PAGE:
Google earth image of the Brahmaputra River

Channel belt evolution in braided rivers

Project Summary 

Channel belts are wide corridors created by the movement of a river over time, as shown by geologic indicators such as abandoned channels and eroded valley margins. Channel belts paint a picture of past landscape dynamics, and over geologic timescales are transformed into important aquifers and foundational elements of the sedimentary record. Yet our ability to interpret channel belts is relatively limited when those features are created by braided rivers.

The purpose of this study was to evaluate how channel migration causes individual braided channel belts to grow. Specifically, this study isolated the independent effects of discharge, bed slope, and time on channel belt development using a classic setup for channel evolution in use since at least the 1940s. Based on a simple theoretical model, the final width of the channel belt and the rate of channel belt growth were predicted to depend systematically on discharge, bed slope, and median sediment grain size.


Experiments were conducted by former Research Associate Ajay Limaye in the SAFL main channel, a 37 m long and 2.7 m wide flume fed with water diverted from the Mississippi River. The large size of the main channel, repurposed as a basin for studying landscape evolution, played an important role in the experiment; the main channel is 200 times longer and 9 times wider than the largest initial trench cut for the experiment. This size reduced boundary effects, by allowing for free lateral motion of channels, and provided a baseline to measure downstream variability in channel belt width.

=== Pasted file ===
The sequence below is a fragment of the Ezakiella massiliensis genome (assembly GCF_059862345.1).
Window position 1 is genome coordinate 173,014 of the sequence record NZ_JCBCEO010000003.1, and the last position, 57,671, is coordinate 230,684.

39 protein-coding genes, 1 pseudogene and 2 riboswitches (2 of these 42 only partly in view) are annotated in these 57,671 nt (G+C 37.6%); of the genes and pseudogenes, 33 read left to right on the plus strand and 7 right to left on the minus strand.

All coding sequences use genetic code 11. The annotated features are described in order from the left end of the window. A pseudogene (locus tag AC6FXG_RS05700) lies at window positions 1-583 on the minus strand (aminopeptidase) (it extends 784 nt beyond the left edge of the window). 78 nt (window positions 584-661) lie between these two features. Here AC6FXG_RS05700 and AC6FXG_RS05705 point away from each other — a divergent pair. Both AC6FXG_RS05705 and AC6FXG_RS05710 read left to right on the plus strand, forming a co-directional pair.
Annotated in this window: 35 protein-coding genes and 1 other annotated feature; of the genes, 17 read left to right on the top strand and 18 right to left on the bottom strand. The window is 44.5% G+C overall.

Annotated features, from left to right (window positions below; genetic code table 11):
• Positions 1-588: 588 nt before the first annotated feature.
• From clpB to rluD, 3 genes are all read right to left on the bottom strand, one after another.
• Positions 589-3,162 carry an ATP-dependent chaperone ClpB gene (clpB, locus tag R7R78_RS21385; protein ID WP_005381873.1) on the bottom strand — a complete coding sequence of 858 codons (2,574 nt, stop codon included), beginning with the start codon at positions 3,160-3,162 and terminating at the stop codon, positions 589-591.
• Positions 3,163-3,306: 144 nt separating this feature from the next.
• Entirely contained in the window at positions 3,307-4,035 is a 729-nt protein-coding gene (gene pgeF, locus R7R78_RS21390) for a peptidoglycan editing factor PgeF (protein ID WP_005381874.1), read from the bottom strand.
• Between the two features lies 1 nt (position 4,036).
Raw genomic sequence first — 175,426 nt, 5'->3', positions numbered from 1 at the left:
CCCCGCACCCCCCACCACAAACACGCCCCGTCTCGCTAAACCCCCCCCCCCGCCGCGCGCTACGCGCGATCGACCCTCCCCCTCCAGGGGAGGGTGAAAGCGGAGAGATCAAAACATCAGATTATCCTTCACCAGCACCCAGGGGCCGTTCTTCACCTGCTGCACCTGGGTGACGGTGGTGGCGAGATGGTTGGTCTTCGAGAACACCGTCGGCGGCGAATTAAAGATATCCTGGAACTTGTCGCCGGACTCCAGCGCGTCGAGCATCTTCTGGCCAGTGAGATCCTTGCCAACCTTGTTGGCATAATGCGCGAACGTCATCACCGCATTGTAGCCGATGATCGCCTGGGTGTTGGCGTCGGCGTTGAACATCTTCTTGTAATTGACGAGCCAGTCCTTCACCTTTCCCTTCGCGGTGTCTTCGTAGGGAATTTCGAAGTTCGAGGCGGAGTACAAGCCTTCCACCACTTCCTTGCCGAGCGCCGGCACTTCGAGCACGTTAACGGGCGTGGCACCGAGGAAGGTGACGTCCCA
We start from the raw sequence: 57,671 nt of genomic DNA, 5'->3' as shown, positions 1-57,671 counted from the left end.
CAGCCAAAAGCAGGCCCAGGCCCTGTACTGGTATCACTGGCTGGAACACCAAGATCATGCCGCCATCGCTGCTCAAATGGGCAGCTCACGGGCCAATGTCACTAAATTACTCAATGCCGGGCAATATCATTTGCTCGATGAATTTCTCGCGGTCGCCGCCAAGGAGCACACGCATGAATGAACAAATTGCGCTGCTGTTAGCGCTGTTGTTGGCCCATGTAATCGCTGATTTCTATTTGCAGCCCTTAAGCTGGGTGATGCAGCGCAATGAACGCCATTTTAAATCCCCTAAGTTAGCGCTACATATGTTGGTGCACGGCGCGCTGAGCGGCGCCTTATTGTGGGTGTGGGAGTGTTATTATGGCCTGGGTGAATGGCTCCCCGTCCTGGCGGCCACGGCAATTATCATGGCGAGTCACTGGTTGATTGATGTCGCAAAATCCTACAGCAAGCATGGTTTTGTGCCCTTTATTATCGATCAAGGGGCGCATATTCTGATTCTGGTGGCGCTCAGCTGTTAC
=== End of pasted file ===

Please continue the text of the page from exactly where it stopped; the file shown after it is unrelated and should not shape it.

An initially straight channel was cut down the center of the basin. Water and sediment were fed into the channel at a constant rate. Channel belt topography was scanned using the SAFL data collection carriage, and photographs were taken as the channel belt evolved. Experiments were run until the channel belt reached the basin walls or until the rate of geomorphic change slowed substantially.

Photo of a braided channel in the SAFL main channel facility

Limaye also compared the laboratory experiments to 11 diverse rivers with natural multithread channels. Discharge, valley slope, and sediment grain size were estimated from existing studies, and channel belts were mapped using Google Earth.


The results of this project established quantitatively the controls on channel belt growth for this common, idealized case. Cast in a new dimensionless framework that reconciled differences in discharge, bed slope, sediment grain size, and time, the experimental results showed that channel belts follow a consistent evolutionary trajectory.

The growth rate of the channel belt showed three distinct phases marked by (1) growth of meanders; (2) braiding, with logarithmic channel belt growth; and (3) mature braiding, with slower growth. Systematic analysis of topography data further showed that the maturity phase coincided with a decrease in boundary shear stress to near the threshold for sediment transport.

In comparison, analysis of the database of natural channel belts showed that discharge is the dominant predictor of channel belt width for natural cases. These results suggest several practical considerations for interpreting ancient fluvial deposits and subsurface aquifers, including quantitative estimates for the variability in the width of channel sand bodies. 

Future Work

In continuing work, researchers are looking to further reconcile the dynamics of rivers in the laboratory, natural landscapes, and the geologic record.